Owner Surrendered Pets and Medical Expenses Overwhelm in early June

Whenever a pet is adopted from BDAR, we ask as part of our contract that if the adoption doesn't work out for some reason, the people return the pet to us. Our staff and volunteer foster homes create unique and lasting relationships with these animals, and we're invested in their outcomes over time. 

Most of our adoptions work out well. In fact, over 80% of the animals adopted from BDAR remain in their homes. However, it is not uncommon for adoptions to not be a good fit, and for pets to be returned shortly after adoption, say within about 90 days. After that, we will still accept them back, but we consider those pets to be private surrenders. If the pet makes it three months in the home without problems and then get returned, we have to assume it is due to circumstances beyond our control at the time of adoption. 

Recently, we have been flooded by these types of surrenders. Pets who have been in their homes for years are finding themselves having to come back into our program for a myriad of reasons. New babies, moving, new puppies, lifestyle changes, deaths in the family, unrealistic expectations, and medical and behavior problems for which the owners often seek no help or guidance before calling to relinquish. There are so many that for the first time ever, we have had to ask people to wait to surrender due to the fact that our foster care program is already beyond capacity.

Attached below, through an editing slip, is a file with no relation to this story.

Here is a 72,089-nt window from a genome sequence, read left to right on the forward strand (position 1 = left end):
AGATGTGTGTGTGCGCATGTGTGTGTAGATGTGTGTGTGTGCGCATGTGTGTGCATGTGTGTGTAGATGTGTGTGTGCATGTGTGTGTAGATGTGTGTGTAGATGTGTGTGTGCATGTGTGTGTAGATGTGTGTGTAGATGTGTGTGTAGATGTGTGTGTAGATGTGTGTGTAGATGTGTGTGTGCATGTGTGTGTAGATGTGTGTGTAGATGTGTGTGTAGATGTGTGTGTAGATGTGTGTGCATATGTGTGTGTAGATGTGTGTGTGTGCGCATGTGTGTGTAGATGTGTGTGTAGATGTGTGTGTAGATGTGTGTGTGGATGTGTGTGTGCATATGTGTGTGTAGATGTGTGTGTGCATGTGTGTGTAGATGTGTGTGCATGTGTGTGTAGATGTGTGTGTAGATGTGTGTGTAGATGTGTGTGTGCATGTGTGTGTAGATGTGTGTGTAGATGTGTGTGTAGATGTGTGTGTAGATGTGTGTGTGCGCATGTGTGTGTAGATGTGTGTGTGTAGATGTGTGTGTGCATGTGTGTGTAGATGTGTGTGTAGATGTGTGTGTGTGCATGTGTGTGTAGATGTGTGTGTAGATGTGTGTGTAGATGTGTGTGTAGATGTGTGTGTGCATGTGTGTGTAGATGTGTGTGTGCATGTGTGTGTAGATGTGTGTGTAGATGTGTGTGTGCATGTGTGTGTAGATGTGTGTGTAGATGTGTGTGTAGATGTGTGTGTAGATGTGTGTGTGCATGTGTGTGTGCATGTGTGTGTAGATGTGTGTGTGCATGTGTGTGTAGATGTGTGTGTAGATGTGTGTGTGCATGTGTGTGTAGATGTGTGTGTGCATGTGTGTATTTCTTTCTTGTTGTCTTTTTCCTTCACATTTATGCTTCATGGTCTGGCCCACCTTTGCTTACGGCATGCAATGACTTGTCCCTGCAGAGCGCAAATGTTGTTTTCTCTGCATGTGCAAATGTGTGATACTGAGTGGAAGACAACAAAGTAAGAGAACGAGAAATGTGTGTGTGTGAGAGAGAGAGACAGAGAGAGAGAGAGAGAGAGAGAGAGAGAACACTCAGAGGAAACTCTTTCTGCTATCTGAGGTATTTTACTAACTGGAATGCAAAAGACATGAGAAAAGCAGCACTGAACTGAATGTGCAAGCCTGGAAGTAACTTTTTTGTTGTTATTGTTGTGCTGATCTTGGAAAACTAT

Recently returned pets who you can see available on our website now include Taza, Chase, Penny, Charlie, and Hunter. There are two more on hold for medical or behavioral reasons and at least two still pending. 



One of those medical cases is Nyle. Nyle was saved early this year from the Wind River reservation where conditions for dogs are dire. This docile, gentle shepherd mix went on to be enrolled in our PACK Program, where he stayed for 6 weeks with an inmate trainer and learned the basics of obedience and agility. We adored Nyle's sweet nature so much we hoped he might go on to do therapy dog work at some point. Nyle had a lot of people who wanted to adopt him when he graduated, so as soon as that happened he went home immediately with a new family. Sadly, Nyle recently tore his ACL tendon while running his family's acreage and he was returned due to the time, expense, and restrictions needed to aid his recovery. Nyle is scheduled for TPLO surgery next week, an operation which will cost approximately $1800.00, not including the $19/day it costs us to take care of each animal in our program. Nyle will have a long recovery, extending his stay by nearly double the average. It is our expectation that he will make a full recovery and go on to find another home. Hopefully this time for good. 
You can help these animals, and our organization, by sharing the pet's adoption listings with your networks and encouraging people to adopt. We are also very concerned about the status of our recent fundraising effort, Wealth for Health. In it, we asked for your support replenishing some of our medical fund. That was before Nyle's return. Now - it's even more crucial we make that fundraising goal. Please, click on over and make a contribution. Every small gift makes  a difference in the lives of these animals, and in the futures they can still have.